Regular issues
Monographs
Special Issues



Southeastern Naturalist
    SENA Home
    Range and Scope
    Board of Editors
    Staff
    Editorial Workflow
    Publication Charges
    Subscriptions

Other EH Journals
    Northeastern Naturalist
    Caribbean Naturalist
    Urban Naturalist
    Eastern Paleontologist
    Eastern Biologist
    Journal of the North Atlantic

EH Natural History Home

Effects of the Consumption Behavior of Adult Pomacea maculata and Pomacea paludosa on Vallisneria americana
Dean Monette, Sharon Ewe, and Scott H. Markwith

Southeastern Naturalist, Volume 15, Issue 4 (2016): 689–696

Full-text pdf (Accessible only to subscribers.To subscribe click here.)

 

Site by Bennett Web & Design Co.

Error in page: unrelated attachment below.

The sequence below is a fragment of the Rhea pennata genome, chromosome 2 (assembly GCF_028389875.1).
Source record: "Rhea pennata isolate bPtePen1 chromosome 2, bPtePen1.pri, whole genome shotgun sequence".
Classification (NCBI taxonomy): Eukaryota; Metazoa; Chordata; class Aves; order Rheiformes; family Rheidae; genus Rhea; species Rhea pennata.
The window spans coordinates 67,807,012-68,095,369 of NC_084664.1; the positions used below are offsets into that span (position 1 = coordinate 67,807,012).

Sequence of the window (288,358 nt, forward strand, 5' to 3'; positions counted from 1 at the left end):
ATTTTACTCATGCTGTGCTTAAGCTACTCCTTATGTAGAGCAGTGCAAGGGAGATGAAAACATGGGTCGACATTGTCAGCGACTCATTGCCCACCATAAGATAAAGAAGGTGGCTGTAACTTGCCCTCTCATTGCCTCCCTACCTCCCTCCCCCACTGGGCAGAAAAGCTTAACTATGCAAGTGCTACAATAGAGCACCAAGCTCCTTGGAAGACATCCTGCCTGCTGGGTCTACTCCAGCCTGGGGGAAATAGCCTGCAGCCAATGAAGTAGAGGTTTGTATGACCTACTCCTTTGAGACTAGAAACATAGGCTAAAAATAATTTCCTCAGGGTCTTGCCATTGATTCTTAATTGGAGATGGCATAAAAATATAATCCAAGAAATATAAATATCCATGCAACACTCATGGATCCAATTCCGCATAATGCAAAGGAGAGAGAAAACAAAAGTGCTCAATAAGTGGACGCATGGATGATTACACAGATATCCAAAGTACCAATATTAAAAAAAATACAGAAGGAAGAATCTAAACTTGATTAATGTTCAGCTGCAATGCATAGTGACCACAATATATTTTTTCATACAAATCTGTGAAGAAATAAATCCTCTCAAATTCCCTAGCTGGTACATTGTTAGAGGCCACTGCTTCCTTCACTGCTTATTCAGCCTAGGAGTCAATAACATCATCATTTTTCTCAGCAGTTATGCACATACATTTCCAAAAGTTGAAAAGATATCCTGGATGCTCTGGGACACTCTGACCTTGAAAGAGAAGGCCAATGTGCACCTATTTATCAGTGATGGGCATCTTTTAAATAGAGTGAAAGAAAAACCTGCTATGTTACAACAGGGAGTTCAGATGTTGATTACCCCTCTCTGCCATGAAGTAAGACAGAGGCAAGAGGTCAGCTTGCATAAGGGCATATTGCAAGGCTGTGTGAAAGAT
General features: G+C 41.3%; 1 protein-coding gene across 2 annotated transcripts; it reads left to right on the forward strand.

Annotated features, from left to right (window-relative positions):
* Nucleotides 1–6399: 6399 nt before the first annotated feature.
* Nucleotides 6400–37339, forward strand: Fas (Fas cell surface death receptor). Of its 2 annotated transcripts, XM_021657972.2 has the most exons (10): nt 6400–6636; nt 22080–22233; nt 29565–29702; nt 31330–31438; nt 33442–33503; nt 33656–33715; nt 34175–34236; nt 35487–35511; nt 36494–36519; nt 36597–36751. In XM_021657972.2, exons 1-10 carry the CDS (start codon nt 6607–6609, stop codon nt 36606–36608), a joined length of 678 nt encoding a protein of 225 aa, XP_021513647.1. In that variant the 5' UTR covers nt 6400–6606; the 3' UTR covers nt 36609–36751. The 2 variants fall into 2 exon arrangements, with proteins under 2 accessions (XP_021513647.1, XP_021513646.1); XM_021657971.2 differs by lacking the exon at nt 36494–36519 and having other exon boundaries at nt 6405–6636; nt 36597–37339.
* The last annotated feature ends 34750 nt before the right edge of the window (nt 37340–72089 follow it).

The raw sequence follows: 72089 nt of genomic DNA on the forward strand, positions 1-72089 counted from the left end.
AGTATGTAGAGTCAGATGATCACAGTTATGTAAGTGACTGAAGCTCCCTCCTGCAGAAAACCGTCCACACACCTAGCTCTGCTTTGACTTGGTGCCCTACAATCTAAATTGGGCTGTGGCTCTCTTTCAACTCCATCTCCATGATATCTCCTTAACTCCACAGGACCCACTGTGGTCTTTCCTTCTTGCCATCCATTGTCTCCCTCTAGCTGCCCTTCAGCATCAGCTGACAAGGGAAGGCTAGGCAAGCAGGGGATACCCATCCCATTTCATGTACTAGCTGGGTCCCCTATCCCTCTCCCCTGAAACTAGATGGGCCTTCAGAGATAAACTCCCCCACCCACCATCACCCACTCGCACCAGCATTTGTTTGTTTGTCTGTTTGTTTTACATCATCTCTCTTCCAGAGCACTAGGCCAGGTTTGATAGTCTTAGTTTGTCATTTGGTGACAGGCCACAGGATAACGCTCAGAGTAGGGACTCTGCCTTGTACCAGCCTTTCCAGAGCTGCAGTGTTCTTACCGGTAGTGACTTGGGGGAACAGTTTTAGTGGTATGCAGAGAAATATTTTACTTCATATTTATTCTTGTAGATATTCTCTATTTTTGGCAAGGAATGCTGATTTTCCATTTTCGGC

Southeastern Naturalist 689 D. Monette, S. Ewe, and S.H. Markwith 22001166 SOUTHEASTERN NATURALIST 1V5o(4l.) :1658,9 N–6o9. 64 Effects of the Consumption Behavior of Adult Pomacea maculata and Pomacea paludosa on Vallisneria americana Dean Monette1, Sharon Ewe1, and Scott H. Markwith2,* Abstract - Understanding differences in behavioral characteristics between invasive non-native species and native species is an important step in preventing, managing, and mitigating environmental impacts. This study examined the differences between adult life-stage native Pomacea paludosa (Florida Applesnail) and adult non-native Pomacea maculata (Giant Applesnail) grazing behavior and rates on Vallisneria americana (Tapegrass), a plant of restoration importance, to assess the potential ecological impact. We used an experimental design with entire intact specimens of Tapegrass placed in 8 tanks of each of 3 treatment groups: (1) grazed by Giant Applesnail, (2) grazed by Florida Applesnail, and (3) control with no snails. Rates of herbivory on, and physical and total biomass damage to, Tapegrass by Giant Applesnail were 1.8 cm/hr, 2.5cm/hr, and 4.2 cm/hr, respectively. Rates of herbivory on, and physical and total biomass damage to, Tapegrass by Florida Applesnail were 0.2 cm/hr, 1.2 cm/hr, and 1.4 cm/hr, respectively. The mean growth rate of Tapegrass in tanks containing no snails was 0.13 cm/hr. We used one-way ANOVAs and Tukey posthoc tests to examine statistically significant differences between the 2 gastropod species for rates of herbivory on (P = 0.006) and total biomass damage to (P = 0.024) Tapegrass. No statistical difference between the 2 species was found for the physical damage rate (P = 0.18). Statistical differences were found between controls without snails and Giant Applesnail and Florida Applesnail, respectively, for herbivory (P = 0.001, P = 0.05), physical damage (P = 0.007, P = 0.001) and total damage rates (P = 0.001, P = 0.002). The observed grazing behavior of adult life-stage specimens of the 2 species differed substantially, with Florida Applesnail grazing along blade edges and Giant Applesnail completely cutting off blades from their bases. These results also show that Giant Applesnail consumed and removed more Tapegrass biomass at a faster rate than the native Florida Applesnail. The introduction of Giant Applesnail, with its greater herbivory and total biomass damage rates over the native apple snail and behavior that removes leaf blades, may shift competitive interactions in Tapegrass communities under pressure from non-native plant invaders such as Hydrilla verticillata (Waterthyme). Introduction Invasive non-native species can alter food webs and habitats, displace native species, reduce diversity, and impair ecosystem function (DiTomaso 2000, Simberloff and Schmitz 1997). Understanding behavioral characteristics of invasive non-native species in their new environments and their interactions with native species are necessary for the development of management strategies that prevent or mitigate environmental impacts. Information gaps related to interactions 1Affiliate Faculty, Florida Atlantic University, Department of Geosciences, 777 Glades Road, Boca Raton, FL 33431. 2Florida Atlantic University, Department of Geosciences, Boca Raton, FL 33431. *Corresponding author - smarkwit@fau.edu. Manuscript Editor: Julia Cherry Southeastern Naturalist D. Monette, S. Ewe, and S.H. Markwith 2016 Vol. 15, No. 4 690 of native and non-native species at any of the 3 stages of the invasion process, i.e., introduction, establishment, and spread (Kolar and Lodge 2001), can be problematic for successful management. Pomacea maculata (Perry) (Giant Applesnail), formerly known as P. insularum, is an aquatic freshwater snail that is native to South America and invasive in Southeast Asia, Spain, and parts of the United States (EFSA 2014, Hayes et al. 2012, Yoshida et al. 2014). Giant Applesnail was likely introduced in the United States in the 1990s (Burlakova et al. 2010, Rawlings et al. 2007), and is now established throughout the southeastern US (Byers et al. 2013), including the entire state of Florida. Because the species has clearly entered the established stage of invasion, managers will require an understanding of their population dynamics, behavior, and associated ecological impacts in order to control this species. Giant Applesnail’s full environmental impacts are difficult to estimate, but may include alteration of littoral and near-shore vegetation communities critical to the endangered Rostrhamus sociabilis plumbeus (Vieillot) (Everglades Snail Kite), as well as other migratory water birds and to sport fishing (Aumen and Wetzel 1995, Havens and Steinman 2013, USACE. 1999). Habitat in the Greater Everglades that supports the only native Pomacea species in Florida, Pomacea paludosa (Say) (Florida Applesnail), is now invaded by Giant Applesnail. Within their area of range overlap within the Greater Everglades, both apple snails utilize Vallisneria americana Michx. (Tapegrass) as habitat and as a food resource (D. Monette unpubl. data). Tapegrass communities are also under pressure from competitive interactions with the invasive plant Hydrilla verticillata (L.f.) Royle (Waterthyme), which has a competitive advantage under nutrient-enriched conditions (Owens et al. 2008, Van et al. 1999) that are common to waterways where the snail ranges overlap. Consequently, studies examining the differences between Florida Applesnail and Giant Applesnail grazing rates on Tapegrass will provide a better understanding of the ecological impacts of non-native and native grazers on this ecologically valuable plant community impacted by multiple threats. Studies examining food-resource utilization are often designed to capture food preferences and rates of consumption without understanding where the physical damage to the plant occurs (Baker et al. 2010, Boland et al. 2008, Morrison and Hay 2011). Food presentation normally does not include the visual arrangement of the whole plant structure, but only small pieces or reconstituted plant fragments to capture food preferences or herbivory rates. The aim of this study was to investigate Giant Applesnail and Florida Applesnail consumption behavior at the adult life stage when presented the whole plant of Tapegrass, quantifying vegetation impact resulting from grazing. We hypothesized that Giant Applesnail would have significantly greater herbivory rates. The results of this study provide a better understanding of the impacts of differing grazing behaviors of adult Giant Applesnail and Florida Applesnail on a plant of restoration importance under controlled conditions that simulate field environments. Southeastern Naturalist 691 D. Monette, S. Ewe, and S.H. Markwith 2016 Vol. 15, No. 4 Methods Tapegrass plants were harvested completely intact, including belowground biomass so the specimens could be maintained alive, from Lake Okeechobee Florida and acclimated for 8 months at Florida Atlantic University Everglades Botanical Greenhouse. To test consumption behavior, we placed 1 Tapegrass plant with 5 blades in each of 24 ten-gallon (3.8-liter) tanks in the indoor climate-controlled Biogeography Lab at Florida Atlantic University. The mean total blade length for Tapegrass plants used in the study was 167 cm (± 34.17 SE). Each tank was equipped with its own lighting and Tetra-carbon filtration. Lighting was digitally timed for 12-hour day and night cycle. We filled tanks with dechlorinated water, and kept them in a climate-controlled facility. To check that the temperature remained at a constant 23 °C, we recorded the temperature both at the beginning and end of the study. Tank substrate consisted of crushed coral aragonite sand with grain size of approximately 2 to 5.5 mm (Garr et al. 2011). Tanks were lined with an opaque sheet of paper to obstruct direct line of sight between adjacent tanks. We ran all tanks a week prior to snails being introduced in June 2012. Each Tapegrass plant was cleaned of any periphyton, detritus, and algae prior to being placed within its own pot filled with potting soil. We then laid a top layer consisting of crushed coral aragonite over the soil to maintain surface consistency with the tank and nestled the Tapegrass pot within the tank substrate so the base of the plant was even with the top of this coral aragonite substrate layer. We used wild-caught adult male snails during this study to avoid potential behavioral effects of captive rearing and egg production. We collected Florida Applesnail snails from a quarry outside of Jacksonville, FL, and Giant Applesnail specimens collected from Lake Okeechobee, FL. Snails varied in size, with Florida Applesnail and Giant Applesnail snails ranging in weight from 14.2 g to 28.9 g (mean ± SE = 23.5 ± 1.5 g) and 55.6 g to 135.3 g (mean ± SE = 91.9 ± 9.8 g), respectively. Giant Applesnail is naturally a much larger species that reaches the adult life-stage at a larger size than Florida Applesnail, and the size ranges used for this study approximate the adult size ranges of the 2 species, respectively (Darby et al. 2008, Kyle et al. 2009, Youens and Burks 2008). We fed catfish chow to collected snails (Garr et al. 2011) for ~8 weeks during acclimation in the greenhouse staging facility to ensure snail specimens were healthy, and then starved them 24 hours prior to their use in the study. We used an experimental design with 8 tanks of each of 3 treatment groups (for a total of 24 tanks): (1) grazed by Giant Applesnail, (2) grazed by Florida Applesnail, and (3) control with no snails. Due to a priori knowledge concerning variation in grazing behavior among species and snail and plant size variation, we chose to use a threshold in the interaction, i.e., 50% damage to the plant, to mark the point of experiment completion for each replicate instead of setting a time limit for the experiment duration. Because time was recorded for each replicate, we were able to then standardize measurements as rates for analysis. We uniquely marked each plant blade by pinholes at the base and blade tip of the plant (Zieman 1974), recorded the length of each blade, and summed up the total blade length. Tanks were checked every 4 hours Southeastern Naturalist D. Monette, S. Ewe, and S.H. Markwith 2016 Vol. 15, No. 4 692 to remove any floating leaf blades. At the completion of each experimental replicate, we measured the remaining plant blades and recorded snail weights. We removed and measured all floating blades, which we recorded as physical damage. Physical damage rate was determined per tank by totaling the lengths of floating blades then dividing by time of the study duration in hours. Herbivory rate was calculated per tank by the difference between the pre- and post-study total blade length minus both physical damage and remaining blades, all divided by the sample time in hours. The total damage rate is the difference between pre- and post-study measurements of all blades divided by sample time in hours. Figure 1 illustrates the differences between these measurements. Statistical analysis was conducted in STATA Release 9 (STATA Corp., College Station, TX) using separate 1-way ANOVAs for herbivory rate, physical damage rate, and total damage rate to determine significant differences between controls, i.e., tanks without snails, and treatments including each snail species. Each treatment group, including controls, contained 8 replicates. Tukey post-hoc tests were conducted to examine differences among treatment groups, i.e., control vs. Giant Applesnail, control vs. Florida Applesnail treatments, and snail treatments compared to each other. Results The overall study continued for 152 hours, with both species causing substantial total damage to Tapegrass. On average, Giant Applesnail trials lasted 29 hrs (SE ± 4.49 hrs), with a range of 16–52 hrs. The average duration for Florida Applesnail trials was 80 hrs (SE ± 20.44), with trials as short as 16 hrs and lasting as long as 152 hrs. Subsequently, rates of herbivory on, physical damage to, and total biomass damage to Tapegrass by Giant Applesnail were 1.8 cm/hr (SE ± 0.47 cm/hr), 2.5 Figure 1. Diagram of grazing- impact measurement differences for herbivory, physical damage, and total damage. Southeastern Naturalist 693 D. Monette, S. Ewe, and S.H. Markwith 2016 Vol. 15, No. 4 cm/hr (SE ± 0.82 cm/hr), and 4.2 cm/hr (SE ± 1.05 cm/hr), respectively (Fig. 2). Florida Applesnail rates of herbivory, physical damage, and total biomass damage were 0.2 cm/hr (SE ± 0.14 cm/hr), 1.2 cm/hr (SE ± 0.33 cm/hr), and 1.4 cm/hr (SE ± 0.39 cm/hr), respectively (Fig. 2). The mean growth rate of Tapegrass in tanks containing no snails was 0.13 cm/hr (SE ± 0.01 cm/hr). The 1-way ANOVA models found significant differences between groups for herbivory (F(2, 21) = 12.88, P < 0.001), physical damage (F(2, 21) = 6.25, P = 0.007), and total biomass damage rates (F(2, 21) = 11.46, P < 0.001). Tukey posthoc tests (α = 0.05) resulted in statistical differences between Giant Applesnail and Florida Applesnail herbivory rates and total biomass damage rates (Fig. 2), but no statistical difference was found for physical damage between Giant Applesnail and Florida Applesnail treatments. Statistically significant differences were also found with Tukey post-hoc tests (α = 0.05) between controls without snails and both Giant Applesnail and Florida Applesnail herbivory, physical damage, and total biomass damage rates (Fig. 2). Figure 2. Pomacea maculata (Giant Applensail) and P. paludosa (Florida Applesnail) treatments and control (no snails present) treatment rates for (A) total biomass damage (cm/hr) with control V. americana (Tapegrass) growth rates (cm/hr), (B) herbivory (cm/hr) with control Tapegrass growth rates (cm/hr), and (C) physical damage (cm/hr) with control Tapegrass growth rates (cm/hr). Different letters above box-and-whisker plots for each treatment indicated significant differences among treatments (P ≤ 0.05). Southeastern Naturalist D. Monette, S. Ewe, and S.H. Markwith 2016 Vol. 15, No. 4 694 Discussion Specimens in the adult life-stage of Giant Applesnail and Florida Applesnail exhibited top-down grazing pressure on Tapegrass, but, as hypothesized, Giant Applesnail demonstrated significantly greater herbivory rates under controlled conditions. Similarities in consumption behaviors between adults of the 2 species were observed, with both beginning to graze near the base or middle of the plant, but subsequent unanticipated behavior deviations, which could only be observed under experimental conditions where the snails were presented the entire plant, resulted in different destructive capabilities. Florida Applesnail predominately grazed along the edges of the blades, whereas Giant Applesnail chewed completely through the blades, i.e., severing the majority of the blade completely from its base, resulting in significantly greater total biomass damage rates by Giant Applesnail. This difference in behavior may be a consequence of snail mass and the blade’s ability to support the weight of each herbivore species. Florida Applesnail consumption behavior caused less biomass removal, which left more tissue and may be beneficial for post-grazing compensatory regrowth. In contrast, the substantial loss of photosynthetic material due to Giant Applesnail grazing could dramatically reduce the plant’s ability to sustain growth over time. Tapegrass communities are under pressure from abiotic and biotic factors. The abiotic factors include increasing nutrients from non-point source pollution, and biotic factors include invading non-native species, both plant (e.g., Waterthyme) and animal (e.g., Giant Applesnail). Studies have shown that established Tapegrass communities can competitively suppress invading Waterthyme under natural low-nutrient conditions (Doyle et al. 2007, Owens et al. 2008), but competitive interactions between the 2 plants can shift under varying conditions affecting sunlight (Van et al. 1999) and substrate availability. When substrate with enhanced nutrients becomes available, Waterthyme can establish (Owens et al. 2008), increasing the likelihood of species persistence and further expansion. Giant Applesnail occurs in both Waterthyme and Tapegrass communities (D. Monette, unpubl. data), and its destructive grazing behavior introduces the potential for altering the competitive balance in areas of interactions. Biomass removal by cutting plants at the base creates an opening in the canopy near the water surface, increasing sunlight and substrate availability and allowing neighboring and invading plant species, such as Waterthyme, to utilize the available energy for additional tissue growth (Van et al. 1999). Because Giant Applesnail population growth may alter plant competitive interactions, changes to community structure may follow. Submerged aquatic vegetation community composition may subsequently favor less-palatable plant species with faster growth rates, or species that are resistant to Giant Applesnail’s grazing behavior. In comparison, native communities have evolved under the less-damaging grazing pressure of Florida Applesnail, which appears to be found less often in Tapegrass populations compared to other native plant communities (D. Monette, unpubl. data) and may have less influence on the competitive balance among plants than Giant Applesnail. However, Giant Applesnail and Florida Applesnail do not Southeastern Naturalist 695 D. Monette, S. Ewe, and S.H. Markwith 2016 Vol. 15, No. 4 avoid each other in the wild, and both species have been found together within Tapegrass communities (D. Monette, unpubl. data). It is not yet known whether the co-occurrence of both species and their consumption behaviors in the same community will result in additive effects and an increase in total damage, snail–plant interaction pressure, and grazing duration. Conclusion The results of this study suggest that the introduction of the non-native Giant Applesnail has the potential to alter existing Tapegrass communities due to the invader’s grazing behavior and greater herbivory and total biomass damage rates over the native apple snail. Follow-up studies should be performed to examine how Giant Applesnail top-down grazing pressure may affect other plant species and identify specific snail species densities that may tip the competitive balance between plant species interactions and shape species composition. Acknowledgments We thank the anonymous donors to the Florida Atlantic University Geoscience Department Graduate Scholarship who made that competitive scholarship possible and for the scholarship committee for selecting this research. We also appreciate the anonymous reviewers whose suggestions strengthened the manuscript. Literature Cited Aumen N.G., and R.G. Wetzel (Eds.). 1995. Ecological Studies on the Littoral and Pelagic Systems of Lake Okeechobee, Florida (USA). Archiv Fur Hydrobiologie Advances Limnology 45. 356 pp. Baker, P., F. Zimmanck, and S.M. Baker. 2010. Feeding rates of an introduced freshwater gastropod, Pomacea insularum, on native and nonindigenous aquatic plants in Florida. Journal of Molluscan Studies 76:138–143. Boland, B.B., M. Meerhoff, C. Fosalba, N. Mazzeo, M.A. Barnes, and R.L. Burks. 2008. Juvenile snails, adult appetites: Contrasting resource consumption between two species of applesnails (Pomacea). Journal of Molluscan Studies 74:47–54. Burlakova, L., D. Padilla, A. Karatayev, D. Hollas, L. Cartwright, and K. Nichol. 2010. Differences in population dynamics and potential impacts of a freshwater invader driven by temporal habitat stability. Biological Invasions 12:927–941. Byers, J., W. McDowell, S. Dodd, R. Haynie, L. Pintor, and S. Wilde. 2013. Climate and pH predict the potential range of the invasive apple snail (Pomacea insularum) in the southeastern United States. PLoS ONE 8:e56812. Darby, P.C., R.E. Bennetts, and H. Percival. 2008. Dry-down impacts on apple snail (Pomacea paludosa) demography: Implications for wetland water management. Wetlands 28:204–214. DiTomaso, J.M. 2000. Invasive weeds in rangelands: Species, impacts, and management. Weed Science 48:255–265. Doyle, R., M. Grodowitz, M. Smart, and C. Owens. 2007. Separate and interactive effects of competition and herbivory on the growth, expansion, and tuber formation of Hydrilla verticillata. Biological Control 41:327–338. EFSA, Panel on Plant Health. 2014. Scientific opinion on the environmental risk assessment of the apple snail for the EU. EFSA Journal 12:97. Southeastern Naturalist D. Monette, S. Ewe, and S.H. Markwith 2016 Vol. 15, No. 4 696 Garr, A.L., H. Lopez, R. Pierce, and M. Davis. 2011. The effect of stocking density and diet on the growth and survival of cultured Florida Apple Snails, Pomacea paludosa. Aquaculture 311:139–145. Havens, K., and A. Steinman. 2013. Ecological responses of a large shallow lake (Okeechobee, Florida) to climate change and potential future hydrologic regimes. Environmental Management:1–13. Hayes, K.A., R.H. Cowie, S.C. Thiengo, and E.E. Strong. 2012. Comparing apples with apples: Clarifying the identities of two highly invasive Neotropical Ampullariidae (Caenogastropoda). Zoological Journal of the Linnean Society 166:723–753. Kolar, C.S., and D.M. Lodge. 2001. Progress in invasion biology: Predicting invaders. Trends in Ecology and Evolution 16:199–204. Kyle, C.H., M.K. Trawick, J.P. McDonough, and R.L. Burks. 2009. Population dynamics of an established reproducing population of the invasive apple snail (Pomacea insularum) in suburban southeast Houston, Texas. Texas Journal of Science 61:323–327. Morrison, W.E., and M.E. Hay. 2011. Feeding and growth of native, invasive, and noninvasive alien apple snails (Ampullariidae) in the United States: Invasives eat more and grow more. Biological Invasions 13:945–955. Owens, C.S., R.M. Smarts, and G.O. Dick. 2008. Resistance of Vallisneria to invasion from hydrilla fragments. Journal of Aquatic Plant Management 46:113–116. Rawlings, T., K. Hayes, R. Cowie, and T. Collins. 2007. The identity, distribution, and impacts of non-native apple snails in the continental United States. BMC Evolutionary Biology 7:97. Simberloff, D., and O.J. Schmitz. 1997. Strangers in Paradise: Impact and Management of Nonindigenous Species in Florida. Island Press, Washington, DC. Xii + 467 pp. US Army Corps of Engineers (USACE). 1999. Central and southern Florida comprehensive review study. Jacksonville District Corps of Engineers, Jacksonville, FL. Van, T.K., G.S. Wheeler, and T.D. Center. 1999. Competition between Hydrilla verticillata and Vallisneria americana as influenced by soil fertility. Aquatic Botany 62:225–233. Youens, A.K., and R.L. Burks. 2008. Comparing applesnails with oranges: The need to standardize measuring techniques when studying Pomacea. Aquatic Ecology 42:679–684. Yoshida, K., K. Matsukura, N.J. Cazzaniga, and T. Wada. 2014. Tolerance to low temperature and desiccation in two invasive apple snails, Pomacea canaliculata and Giant Applesnail (Caenogastropoda: Ampullariidae), collected in their original distribution area (northern and central Argentina). Journal of Molluscan Studies 80:62–66. Zieman, J. C. 1974. Methods for the study of the growth and production of Turtle Grass, Thalassia testudinum König. Aquaculture 4:139–143.